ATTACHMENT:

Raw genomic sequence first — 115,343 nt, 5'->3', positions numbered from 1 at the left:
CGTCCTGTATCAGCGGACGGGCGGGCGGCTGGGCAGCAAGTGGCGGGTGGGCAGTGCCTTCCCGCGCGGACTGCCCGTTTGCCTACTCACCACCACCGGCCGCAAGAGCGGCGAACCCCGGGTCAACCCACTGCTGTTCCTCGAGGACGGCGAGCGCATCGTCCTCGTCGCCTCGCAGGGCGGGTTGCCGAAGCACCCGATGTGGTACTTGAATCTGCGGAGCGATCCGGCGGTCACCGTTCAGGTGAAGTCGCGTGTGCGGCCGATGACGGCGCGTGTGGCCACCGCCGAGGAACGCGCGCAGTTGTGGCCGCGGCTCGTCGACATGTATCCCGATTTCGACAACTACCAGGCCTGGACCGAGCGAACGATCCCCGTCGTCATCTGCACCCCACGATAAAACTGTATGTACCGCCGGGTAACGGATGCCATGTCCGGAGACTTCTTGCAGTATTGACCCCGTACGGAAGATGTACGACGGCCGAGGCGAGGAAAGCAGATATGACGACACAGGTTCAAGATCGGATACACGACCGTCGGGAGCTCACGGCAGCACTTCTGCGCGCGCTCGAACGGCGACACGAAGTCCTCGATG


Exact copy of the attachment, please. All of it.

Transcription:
Raw genomic sequence first — 115,343 nt, 5'->3', positions numbered from 1 at the left:
CGTCCTGTATCAGCGGACGGGCGGGCGGCTGGGCAGCAAGTGGCGGGTGGGCAGTGCCTTCCCGCGCGGACTGCCCGTTTGCCTACTCACCACCACCGGCCGCAAGAGCGGCGAACCCCGGGTCAACCCACTGCTGTTCCTCGAGGACGGCGAGCGCATCGTCCTCGTCGCCTCGCAGGGCGGGTTGCCGAAGCACCCGATGTGGTACTTGAATCTGCGGAGCGATCCGGCGGTCACCGTTCAGGTGAAGTCGCGTGTGCGGCCGATGACGGCGCGTGTGGCCACCGCCGAGGAACGCGCGCAGTTGTGGCCGCGGCTCGTCGACATGTATCCCGATTTCGACAACTACCAGGCCTGGACCGAGCGAACGATCCCCGTCGTCATCTGCACCCCACGATAAAACTGTATGTACCGCCGGGTAACGGATGCCATGTCCGGAGACTTCTTGCAGTATTGACCCCGTACGGAAGATGTACGACGGCCGAGGCGAGGAAAGCAGATATGACGACACAGGTTCAAGATCGGATACACGACCGTCGGGAGCTCACGGCAGCACTTCTGCGCGCGCTCGAACGGCGACACGAAGTCCTCGATG